Cracked Tooth Specialist

Mark C. Beal, D.M.D. & Associates

Cosmetic Dentistry & General Dentistry located in Boston, MA

A cracked tooth doesn’t always show visible signs of damage, but it can cause erratic pain or sensitivity to heat and cold. Dr. Mark Beal and his associates at Mark C. Beal, D.M.D. & Associates in Boston provide conservative and high-tech options to treat dental problems like cracked teeth. Early diagnosis and treatment can save your cracked tooth. Call Mark C. Beal, D.M.D. & Associates or schedule an appointment online today.

Cracked Tooth Q & A

Mark C. Beal, D.M.D. & Associates

Why does a cracked tooth hurt?

When the hard outer tissues of a tooth are cracked, chewing causes the pieces to move and irritate the tooth’s pulp. As biting pressure releases, the crack closes quickly, resulting in a momentary, sharp pain. Chewing causes repeated irritation of the dental pulp.

Eventually, the pulp becomes so damaged it can no longer heal itself. The tooth may not only hurt during chewing but can also become sensitive to extreme temperatures. In time, it may hurt all by itself.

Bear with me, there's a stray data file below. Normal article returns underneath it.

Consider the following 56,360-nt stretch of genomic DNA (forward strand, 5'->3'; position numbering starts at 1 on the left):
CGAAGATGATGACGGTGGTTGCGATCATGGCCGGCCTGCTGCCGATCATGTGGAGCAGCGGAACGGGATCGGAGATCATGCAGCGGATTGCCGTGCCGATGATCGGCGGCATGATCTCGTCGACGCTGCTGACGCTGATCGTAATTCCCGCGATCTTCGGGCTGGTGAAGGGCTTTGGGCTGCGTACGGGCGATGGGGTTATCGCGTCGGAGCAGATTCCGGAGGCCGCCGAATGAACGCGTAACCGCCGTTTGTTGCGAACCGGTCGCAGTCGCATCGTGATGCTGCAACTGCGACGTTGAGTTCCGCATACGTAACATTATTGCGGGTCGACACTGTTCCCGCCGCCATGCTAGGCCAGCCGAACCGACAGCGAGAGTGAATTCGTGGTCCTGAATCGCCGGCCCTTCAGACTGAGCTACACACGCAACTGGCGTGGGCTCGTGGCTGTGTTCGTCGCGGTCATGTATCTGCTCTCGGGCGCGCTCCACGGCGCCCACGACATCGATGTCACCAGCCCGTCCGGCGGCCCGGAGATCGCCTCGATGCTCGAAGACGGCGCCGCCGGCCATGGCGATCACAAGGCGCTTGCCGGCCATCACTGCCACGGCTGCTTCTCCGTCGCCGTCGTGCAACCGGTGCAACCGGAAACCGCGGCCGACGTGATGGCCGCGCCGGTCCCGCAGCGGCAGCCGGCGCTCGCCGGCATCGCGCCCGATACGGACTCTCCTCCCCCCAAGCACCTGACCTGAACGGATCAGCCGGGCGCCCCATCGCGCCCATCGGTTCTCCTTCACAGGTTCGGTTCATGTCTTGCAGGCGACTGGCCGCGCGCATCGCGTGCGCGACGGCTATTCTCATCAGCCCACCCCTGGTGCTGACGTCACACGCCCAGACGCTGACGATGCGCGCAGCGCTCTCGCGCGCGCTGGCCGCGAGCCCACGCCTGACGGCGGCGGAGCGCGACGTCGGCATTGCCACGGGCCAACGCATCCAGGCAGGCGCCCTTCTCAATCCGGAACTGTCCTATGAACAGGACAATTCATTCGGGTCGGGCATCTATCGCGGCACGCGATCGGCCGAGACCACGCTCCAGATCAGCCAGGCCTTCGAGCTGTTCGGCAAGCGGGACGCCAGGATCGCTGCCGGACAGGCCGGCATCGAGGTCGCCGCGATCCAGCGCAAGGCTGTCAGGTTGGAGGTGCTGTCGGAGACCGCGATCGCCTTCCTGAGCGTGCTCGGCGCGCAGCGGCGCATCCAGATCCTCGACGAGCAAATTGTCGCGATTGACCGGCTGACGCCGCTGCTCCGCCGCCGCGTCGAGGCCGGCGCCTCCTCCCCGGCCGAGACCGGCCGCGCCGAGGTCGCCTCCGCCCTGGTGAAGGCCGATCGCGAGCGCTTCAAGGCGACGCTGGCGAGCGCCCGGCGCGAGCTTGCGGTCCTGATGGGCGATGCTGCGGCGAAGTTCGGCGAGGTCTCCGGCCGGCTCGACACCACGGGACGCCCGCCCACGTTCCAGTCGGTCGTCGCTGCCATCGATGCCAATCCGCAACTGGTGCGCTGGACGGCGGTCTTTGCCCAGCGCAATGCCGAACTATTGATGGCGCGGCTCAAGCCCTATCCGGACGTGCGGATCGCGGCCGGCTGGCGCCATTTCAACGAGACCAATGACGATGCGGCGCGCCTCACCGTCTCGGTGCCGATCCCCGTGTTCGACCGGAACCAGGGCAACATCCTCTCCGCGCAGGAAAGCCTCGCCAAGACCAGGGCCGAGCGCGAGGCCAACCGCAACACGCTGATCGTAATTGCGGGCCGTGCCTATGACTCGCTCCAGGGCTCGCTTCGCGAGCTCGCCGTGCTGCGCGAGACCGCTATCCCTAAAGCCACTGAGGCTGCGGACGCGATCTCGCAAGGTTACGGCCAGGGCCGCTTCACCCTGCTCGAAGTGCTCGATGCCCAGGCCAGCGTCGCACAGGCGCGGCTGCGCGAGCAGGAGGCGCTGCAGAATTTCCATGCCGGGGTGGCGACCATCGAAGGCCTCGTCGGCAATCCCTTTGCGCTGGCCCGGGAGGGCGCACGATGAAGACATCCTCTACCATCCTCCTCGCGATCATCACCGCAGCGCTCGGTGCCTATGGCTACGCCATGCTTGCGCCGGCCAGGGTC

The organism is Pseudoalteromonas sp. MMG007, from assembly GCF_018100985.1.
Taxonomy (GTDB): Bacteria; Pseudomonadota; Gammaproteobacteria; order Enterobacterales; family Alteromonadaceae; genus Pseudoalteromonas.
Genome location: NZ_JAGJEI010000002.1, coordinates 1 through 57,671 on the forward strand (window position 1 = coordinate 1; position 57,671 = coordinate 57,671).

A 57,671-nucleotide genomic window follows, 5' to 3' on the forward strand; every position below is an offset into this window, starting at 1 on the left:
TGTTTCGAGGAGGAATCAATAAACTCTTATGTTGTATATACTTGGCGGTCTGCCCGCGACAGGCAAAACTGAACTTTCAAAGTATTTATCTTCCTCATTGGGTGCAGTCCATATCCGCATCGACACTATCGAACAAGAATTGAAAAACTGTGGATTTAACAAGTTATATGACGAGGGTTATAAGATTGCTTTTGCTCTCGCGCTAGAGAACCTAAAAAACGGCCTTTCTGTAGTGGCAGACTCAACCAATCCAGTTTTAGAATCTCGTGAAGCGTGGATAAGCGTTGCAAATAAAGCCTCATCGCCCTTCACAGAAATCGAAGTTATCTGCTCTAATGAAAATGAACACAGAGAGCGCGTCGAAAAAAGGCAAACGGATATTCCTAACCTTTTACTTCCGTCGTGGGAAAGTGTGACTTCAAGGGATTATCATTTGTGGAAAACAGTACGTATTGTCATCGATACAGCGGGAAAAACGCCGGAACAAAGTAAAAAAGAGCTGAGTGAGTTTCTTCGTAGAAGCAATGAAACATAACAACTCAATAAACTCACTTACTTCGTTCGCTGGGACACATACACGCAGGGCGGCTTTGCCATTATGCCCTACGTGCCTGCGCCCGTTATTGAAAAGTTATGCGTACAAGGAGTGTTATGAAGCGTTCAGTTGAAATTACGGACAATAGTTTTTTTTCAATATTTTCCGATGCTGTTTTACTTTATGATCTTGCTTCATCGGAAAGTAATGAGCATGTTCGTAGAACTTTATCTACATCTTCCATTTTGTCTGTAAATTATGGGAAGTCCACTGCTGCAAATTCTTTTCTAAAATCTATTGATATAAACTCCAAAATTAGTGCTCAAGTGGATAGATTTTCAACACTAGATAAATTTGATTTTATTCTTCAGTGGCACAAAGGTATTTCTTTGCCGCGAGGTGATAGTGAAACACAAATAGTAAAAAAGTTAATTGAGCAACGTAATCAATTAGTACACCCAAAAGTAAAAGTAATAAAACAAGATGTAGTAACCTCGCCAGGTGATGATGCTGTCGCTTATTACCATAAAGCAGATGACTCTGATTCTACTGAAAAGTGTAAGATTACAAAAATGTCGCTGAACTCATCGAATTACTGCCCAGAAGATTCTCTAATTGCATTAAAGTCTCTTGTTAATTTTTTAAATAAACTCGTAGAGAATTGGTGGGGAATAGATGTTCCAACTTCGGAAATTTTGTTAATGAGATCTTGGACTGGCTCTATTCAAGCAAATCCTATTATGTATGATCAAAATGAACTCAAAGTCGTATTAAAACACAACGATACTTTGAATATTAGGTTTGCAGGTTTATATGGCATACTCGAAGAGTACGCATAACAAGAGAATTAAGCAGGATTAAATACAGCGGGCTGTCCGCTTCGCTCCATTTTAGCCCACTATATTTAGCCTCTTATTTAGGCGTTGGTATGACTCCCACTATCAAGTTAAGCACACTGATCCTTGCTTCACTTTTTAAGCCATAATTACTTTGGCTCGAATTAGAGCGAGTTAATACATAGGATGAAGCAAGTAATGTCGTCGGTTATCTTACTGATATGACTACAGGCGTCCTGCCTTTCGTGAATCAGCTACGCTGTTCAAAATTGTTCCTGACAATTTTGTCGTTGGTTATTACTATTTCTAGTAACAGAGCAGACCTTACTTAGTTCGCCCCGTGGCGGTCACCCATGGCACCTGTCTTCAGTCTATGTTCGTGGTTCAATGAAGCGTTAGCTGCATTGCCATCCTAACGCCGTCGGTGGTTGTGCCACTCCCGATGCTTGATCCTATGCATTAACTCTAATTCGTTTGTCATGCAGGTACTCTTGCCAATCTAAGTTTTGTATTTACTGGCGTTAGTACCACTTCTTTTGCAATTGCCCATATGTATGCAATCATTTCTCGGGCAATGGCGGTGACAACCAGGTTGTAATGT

Extensive tooth cracks lead to infection of the pulp tissue, which can spread to the bone and gum tissue that surrounds the tooth. Early diagnosis is essential to treating and saving a cracked tooth.

Are there different types of cracked teeth?

There are several types of cracked teeth. Dr. Beal and his associates determine the best course of treatment based on the type, location, and extent of the crack.

Craze lines

Craze lines are tiny cracks affecting the outer enamel. Extremely common in adult teeth, craze lines cause no pain, are very shallow, and not of concern beyond appearance.

Fractured cusp

A fracture can occur in the pointed part of your tooth’s chewing surface — or cusp — when it becomes weakened. Your tooth can break off by itself or require an endodontist.

Cracked tooth

A crack can occur from your tooth’s chewing surface all the way to the root. These cracks often cause damage to the pulp and require a root canal.

Split tooth

A split tooth is often due to long-term progression of a cracked tooth. The entire tooth can’t be saved with this type of crack because it has distinct segments that can be separated. The extent of the crack and its location determine whether part of the tooth can remain.

Vertical root fracture

Vertical root fractures begin at the root of the tooth and extend toward the chewing surface. They often show minimal signs and symptoms, going unnoticed until the surrounding bone and gum become infected.

Can you prevent cracked teeth?

Cracked teeth aren’t completely preventable, but you can take steps to make your teeth less susceptible by:

  • Not clenching or grinding your teeth
  • Wearing a mouthguard or protective mask when playing contact sports
  • Not chewing on hard objects like ice, unpopped popcorn kernels, or pens

Call or schedule an appointment online today.

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